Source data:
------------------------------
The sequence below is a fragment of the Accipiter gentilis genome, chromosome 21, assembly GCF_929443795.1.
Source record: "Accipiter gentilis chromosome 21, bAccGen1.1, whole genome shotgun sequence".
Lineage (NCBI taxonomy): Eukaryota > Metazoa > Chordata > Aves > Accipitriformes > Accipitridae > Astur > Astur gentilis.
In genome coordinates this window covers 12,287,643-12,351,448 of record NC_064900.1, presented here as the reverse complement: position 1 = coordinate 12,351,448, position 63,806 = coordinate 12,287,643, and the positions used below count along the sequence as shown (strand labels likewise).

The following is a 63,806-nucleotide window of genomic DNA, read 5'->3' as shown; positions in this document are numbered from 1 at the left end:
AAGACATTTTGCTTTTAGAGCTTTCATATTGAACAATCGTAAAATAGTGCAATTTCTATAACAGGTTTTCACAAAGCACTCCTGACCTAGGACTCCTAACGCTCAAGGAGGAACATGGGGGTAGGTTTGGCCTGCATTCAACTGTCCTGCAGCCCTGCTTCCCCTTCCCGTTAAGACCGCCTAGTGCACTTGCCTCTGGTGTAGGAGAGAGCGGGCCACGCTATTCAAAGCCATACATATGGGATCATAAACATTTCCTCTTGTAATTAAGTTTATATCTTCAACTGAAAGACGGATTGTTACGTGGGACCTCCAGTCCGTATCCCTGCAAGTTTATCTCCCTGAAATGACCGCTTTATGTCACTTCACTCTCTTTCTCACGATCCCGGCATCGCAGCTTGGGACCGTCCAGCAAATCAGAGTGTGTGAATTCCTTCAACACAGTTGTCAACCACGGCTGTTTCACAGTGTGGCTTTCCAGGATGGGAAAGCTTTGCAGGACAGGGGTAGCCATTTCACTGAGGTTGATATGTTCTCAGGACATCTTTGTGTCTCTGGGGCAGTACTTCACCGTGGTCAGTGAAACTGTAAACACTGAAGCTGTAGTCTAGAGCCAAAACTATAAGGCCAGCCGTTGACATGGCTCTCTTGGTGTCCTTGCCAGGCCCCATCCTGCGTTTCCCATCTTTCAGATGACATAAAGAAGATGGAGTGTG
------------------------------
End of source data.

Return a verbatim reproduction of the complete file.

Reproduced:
The sequence below is a fragment of the Accipiter gentilis genome, chromosome 21, assembly GCF_929443795.1.
Source record: "Accipiter gentilis chromosome 21, bAccGen1.1, whole genome shotgun sequence".
Lineage (NCBI taxonomy): Eukaryota > Metazoa > Chordata > Aves > Accipitriformes > Accipitridae > Astur > Astur gentilis.
In genome coordinates this window covers 12,287,643-12,351,448 of record NC_064900.1, presented here as the reverse complement: position 1 = coordinate 12,351,448, position 63,806 = coordinate 12,287,643, and the positions used below count along the sequence as shown (strand labels likewise).

The following is a 63,806-nucleotide window of genomic DNA, read 5'->3' as shown; positions in this document are numbered from 1 at the left end:
AAGACATTTTGCTTTTAGAGCTTTCATATTGAACAATCGTAAAATAGTGCAATTTCTATAACAGGTTTTCACAAAGCACTCCTGACCTAGGACTCCTAACGCTCAAGGAGGAACATGGGGGTAGGTTTGGCCTGCATTCAACTGTCCTGCAGCCCTGCTTCCCCTTCCCGTTAAGACCGCCTAGTGCACTTGCCTCTGGTGTAGGAGAGAGCGGGCCACGCTATTCAAAGCCATACATATGGGATCATAAACATTTCCTCTTGTAATTAAGTTTATATCTTCAACTGAAAGACGGATTGTTACGTGGGACCTCCAGTCCGTATCCCTGCAAGTTTATCTCCCTGAAATGACCGCTTTATGTCACTTCACTCTCTTTCTCACGATCCCGGCATCGCAGCTTGGGACCGTCCAGCAAATCAGAGTGTGTGAATTCCTTCAACACAGTTGTCAACCACGGCTGTTTCACAGTGTGGCTTTCCAGGATGGGAAAGCTTTGCAGGACAGGGGTAGCCATTTCACTGAGGTTGATATGTTCTCAGGACATCTTTGTGTCTCTGGGGCAGTACTTCACCGTGGTCAGTGAAACTGTAAACACTGAAGCTGTAGTCTAGAGCCAAAACTATAAGGCCAGCCGTTGACATGGCTCTCTTGGTGTCCTTGCCAGGCCCCATCCTGCGTTTCCCATCTTTCAGATGACATAAAGAAGATGGAGTGTG